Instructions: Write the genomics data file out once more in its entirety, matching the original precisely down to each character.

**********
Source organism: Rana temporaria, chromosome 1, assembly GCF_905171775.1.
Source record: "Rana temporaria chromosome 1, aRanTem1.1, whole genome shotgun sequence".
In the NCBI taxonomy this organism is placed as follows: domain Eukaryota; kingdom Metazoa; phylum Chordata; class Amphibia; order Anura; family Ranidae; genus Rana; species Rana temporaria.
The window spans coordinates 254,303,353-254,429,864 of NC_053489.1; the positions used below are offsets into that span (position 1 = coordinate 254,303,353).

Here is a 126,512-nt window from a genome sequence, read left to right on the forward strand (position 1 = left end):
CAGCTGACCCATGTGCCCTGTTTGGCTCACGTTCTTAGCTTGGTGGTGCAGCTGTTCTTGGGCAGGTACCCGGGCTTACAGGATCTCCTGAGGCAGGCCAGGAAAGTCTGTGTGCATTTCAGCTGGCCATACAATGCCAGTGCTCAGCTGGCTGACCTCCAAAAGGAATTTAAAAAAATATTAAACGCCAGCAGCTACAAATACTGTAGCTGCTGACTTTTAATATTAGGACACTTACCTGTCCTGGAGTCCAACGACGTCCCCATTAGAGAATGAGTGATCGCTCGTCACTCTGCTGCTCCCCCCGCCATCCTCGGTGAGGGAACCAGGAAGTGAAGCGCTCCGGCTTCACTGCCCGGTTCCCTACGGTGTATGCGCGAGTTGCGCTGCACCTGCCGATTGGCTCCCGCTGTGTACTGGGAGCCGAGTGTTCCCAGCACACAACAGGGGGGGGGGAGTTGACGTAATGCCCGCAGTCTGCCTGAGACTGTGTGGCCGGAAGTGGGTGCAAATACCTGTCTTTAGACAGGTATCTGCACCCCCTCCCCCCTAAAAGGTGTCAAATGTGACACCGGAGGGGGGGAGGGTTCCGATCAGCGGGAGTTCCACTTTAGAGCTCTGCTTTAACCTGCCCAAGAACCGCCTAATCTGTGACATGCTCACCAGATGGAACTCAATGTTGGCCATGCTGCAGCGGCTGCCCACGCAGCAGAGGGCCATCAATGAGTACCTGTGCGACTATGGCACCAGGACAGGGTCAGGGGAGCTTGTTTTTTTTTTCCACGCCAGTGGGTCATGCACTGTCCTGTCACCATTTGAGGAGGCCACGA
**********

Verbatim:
Source organism: Rana temporaria, chromosome 1, assembly GCF_905171775.1.
Source record: "Rana temporaria chromosome 1, aRanTem1.1, whole genome shotgun sequence".
In the NCBI taxonomy this organism is placed as follows: domain Eukaryota; kingdom Metazoa; phylum Chordata; class Amphibia; order Anura; family Ranidae; genus Rana; species Rana temporaria.
The window spans coordinates 254,303,353-254,429,864 of NC_053489.1; the positions used below are offsets into that span (position 1 = coordinate 254,303,353).

Here is a 126,512-nt window from a genome sequence, read left to right on the forward strand (position 1 = left end):
CAGCTGACCCATGTGCCCTGTTTGGCTCACGTTCTTAGCTTGGTGGTGCAGCTGTTCTTGGGCAGGTACCCGGGCTTACAGGATCTCCTGAGGCAGGCCAGGAAAGTCTGTGTGCATTTCAGCTGGCCATACAATGCCAGTGCTCAGCTGGCTGACCTCCAAAAGGAATTTAAAAAAATATTAAACGCCAGCAGCTACAAATACTGTAGCTGCTGACTTTTAATATTAGGACACTTACCTGTCCTGGAGTCCAACGACGTCCCCATTAGAGAATGAGTGATCGCTCGTCACTCTGCTGCTCCCCCCGCCATCCTCGGTGAGGGAACCAGGAAGTGAAGCGCTCCGGCTTCACTGCCCGGTTCCCTACGGTGTATGCGCGAGTTGCGCTGCACCTGCCGATTGGCTCCCGCTGTGTACTGGGAGCCGAGTGTTCCCAGCACACAACAGGGGGGGGGGAGTTGACGTAATGCCCGCAGTCTGCCTGAGACTGTGTGGCCGGAAGTGGGTGCAAATACCTGTCTTTAGACAGGTATCTGCACCCCCTCCCCCCTAAAAGGTGTCAAATGTGACACCGGAGGGGGGGAGGGTTCCGATCAGCGGGAGTTCCACTTTAGAGCTCTGCTTTAACCTGCCCAAGAACCGCCTAATCTGTGACATGCTCACCAGATGGAACTCAATGTTGGCCATGCTGCAGCGGCTGCCCACGCAGCAGAGGGCCATCAATGAGTACCTGTGCGACTATGGCACCAGGACAGGGTCAGGGGAGCTTGTTTTTTTTTTCCACGCCAGTGGGTCATGCACTGTCCTGTCACCATTTGAGGAGGCCACGA